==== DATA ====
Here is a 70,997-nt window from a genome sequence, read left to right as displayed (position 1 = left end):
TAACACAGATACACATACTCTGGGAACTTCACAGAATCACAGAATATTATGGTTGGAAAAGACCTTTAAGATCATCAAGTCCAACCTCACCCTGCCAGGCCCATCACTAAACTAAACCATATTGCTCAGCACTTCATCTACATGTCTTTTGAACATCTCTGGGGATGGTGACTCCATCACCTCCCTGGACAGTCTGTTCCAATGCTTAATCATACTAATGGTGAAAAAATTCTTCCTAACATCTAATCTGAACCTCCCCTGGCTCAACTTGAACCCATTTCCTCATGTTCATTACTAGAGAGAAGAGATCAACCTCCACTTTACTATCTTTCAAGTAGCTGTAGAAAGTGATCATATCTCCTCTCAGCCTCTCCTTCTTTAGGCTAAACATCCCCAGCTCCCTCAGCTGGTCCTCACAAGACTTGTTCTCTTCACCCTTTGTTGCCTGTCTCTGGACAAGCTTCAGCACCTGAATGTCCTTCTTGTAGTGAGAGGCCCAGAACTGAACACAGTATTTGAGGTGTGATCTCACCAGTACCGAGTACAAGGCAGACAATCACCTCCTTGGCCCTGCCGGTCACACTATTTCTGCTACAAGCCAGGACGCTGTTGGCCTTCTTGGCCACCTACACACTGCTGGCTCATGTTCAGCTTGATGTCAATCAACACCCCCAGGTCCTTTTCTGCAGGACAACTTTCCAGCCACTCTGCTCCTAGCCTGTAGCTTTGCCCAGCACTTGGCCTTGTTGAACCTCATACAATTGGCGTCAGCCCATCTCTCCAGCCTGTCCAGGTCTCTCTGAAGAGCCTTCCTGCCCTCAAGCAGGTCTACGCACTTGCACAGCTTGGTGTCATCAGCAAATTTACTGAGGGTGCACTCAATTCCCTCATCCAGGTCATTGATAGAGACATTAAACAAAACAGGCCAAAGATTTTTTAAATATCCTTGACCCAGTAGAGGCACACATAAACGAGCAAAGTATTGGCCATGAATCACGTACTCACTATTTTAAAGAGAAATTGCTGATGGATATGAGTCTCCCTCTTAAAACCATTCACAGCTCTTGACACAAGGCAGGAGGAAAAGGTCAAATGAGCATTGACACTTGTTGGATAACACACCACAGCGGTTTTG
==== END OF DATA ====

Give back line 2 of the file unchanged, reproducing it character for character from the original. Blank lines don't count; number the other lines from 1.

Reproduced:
TAACACAGATACACATACTCTGGGAACTTCACAGAATCACAGAATATTATGGTTGGAAAAGACCTTTAAGATCATCAAGTCCAACCTCACCCTGCCAGGCCCATCACTAAACTAAACCATATTGCTCAGCACTTCATCTACATGTCTTTTGAACATCTCTGGGGATGGTGACTCCATCACCTCCCTGGACAGTCTGTTCCAATGCTTAATCATACTAATGGTGAAAAAATTCTTCCTAACATCTAATCTGAACCTCCCCTGGCTCAACTTGAACCCATTTCCTCATGTTCATTACTAGAGAGAAGAGATCAACCTCCACTTTACTATCTTTCAAGTAGCTGTAGAAAGTGATCATATCTCCTCTCAGCCTCTCCTTCTTTAGGCTAAACATCCCCAGCTCCCTCAGCTGGTCCTCACAAGACTTGTTCTCTTCACCCTTTGTTGCCTGTCTCTGGACAAGCTTCAGCACCTGAATGTCCTTCTTGTAGTGAGAGGCCCAGAACTGAACACAGTATTTGAGGTGTGATCTCACCAGTACCGAGTACAAGGCAGACAATCACCTCCTTGGCCCTGCCGGTCACACTATTTCTGCTACAAGCCAGGACGCTGTTGGCCTTCTTGGCCACCTACACACTGCTGGCTCATGTTCAGCTTGATGTCAATCAACACCCCCAGGTCCTTTTCTGCAGGACAACTTTCCAGCCACTCTGCTCCTAGCCTGTAGCTTTGCCCAGCACTTGGCCTTGTTGAACCTCATACAATTGGCGTCAGCCCATCTCTCCAGCCTGTCCAGGTCTCTCTGAAGAGCCTTCCTGCCCTCAAGCAGGTCTACGCACTTGCACAGCTTGGTGTCATCAGCAAATTTACTGAGGGTGCACTCAATTCCCTCATCCAGGTCATTGATAGAGACATTAAACAAAACAGGCCAAAGATTTTTTAAATATCCTTGACCCAGTAGAGGCACACATAAACGAGCAAAGTATTGGCCATGAATCACGTACTCACTATTTTAAAGAGAAATTGCTGATGGATATGAGTCTCCCTCTTAAAACCATTCACAGCTCTTGACACAAGGCAGGAGGAAAAGGTCAAATGAGCATTGACACTTGTTGGATAACACACCACAGCGGTTTTG